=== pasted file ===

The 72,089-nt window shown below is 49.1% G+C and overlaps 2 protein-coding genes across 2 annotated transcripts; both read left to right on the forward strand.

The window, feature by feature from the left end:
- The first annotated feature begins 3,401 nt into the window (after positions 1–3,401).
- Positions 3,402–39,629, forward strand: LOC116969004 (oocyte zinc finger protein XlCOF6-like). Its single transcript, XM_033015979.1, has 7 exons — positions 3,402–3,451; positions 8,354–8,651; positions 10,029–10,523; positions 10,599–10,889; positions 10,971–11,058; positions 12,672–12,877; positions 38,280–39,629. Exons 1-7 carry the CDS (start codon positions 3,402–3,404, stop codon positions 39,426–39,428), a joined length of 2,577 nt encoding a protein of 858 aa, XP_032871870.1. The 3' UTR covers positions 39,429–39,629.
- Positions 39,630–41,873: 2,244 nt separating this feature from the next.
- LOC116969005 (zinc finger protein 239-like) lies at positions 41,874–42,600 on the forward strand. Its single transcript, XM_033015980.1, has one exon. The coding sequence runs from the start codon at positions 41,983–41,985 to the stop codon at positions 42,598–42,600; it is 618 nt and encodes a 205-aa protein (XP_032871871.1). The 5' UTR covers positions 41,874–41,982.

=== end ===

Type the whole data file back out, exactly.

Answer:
The 72,089-nt window shown below is 49.1% G+C and overlaps 2 protein-coding genes across 2 annotated transcripts; both read left to right on the forward strand.

The window, feature by feature from the left end:
- The first annotated feature begins 3,401 nt into the window (after positions 1–3,401).
- Positions 3,402–39,629, forward strand: LOC116969004 (oocyte zinc finger protein XlCOF6-like). Its single transcript, XM_033015979.1, has 7 exons — positions 3,402–3,451; positions 8,354–8,651; positions 10,029–10,523; positions 10,599–10,889; positions 10,971–11,058; positions 12,672–12,877; positions 38,280–39,629. Exons 1-7 carry the CDS (start codon positions 3,402–3,404, stop codon positions 39,426–39,428), a joined length of 2,577 nt encoding a protein of 858 aa, XP_032871870.1. The 3' UTR covers positions 39,429–39,629.
- Positions 39,630–41,873: 2,244 nt separating this feature from the next.
- LOC116969005 (zinc finger protein 239-like) lies at positions 41,874–42,600 on the forward strand. Its single transcript, XM_033015980.1, has one exon. The coding sequence runs from the start codon at positions 41,983–41,985 to the stop codon at positions 42,598–42,600; it is 618 nt and encodes a 205-aa protein (XP_032871871.1). The 5' UTR covers positions 41,874–41,982.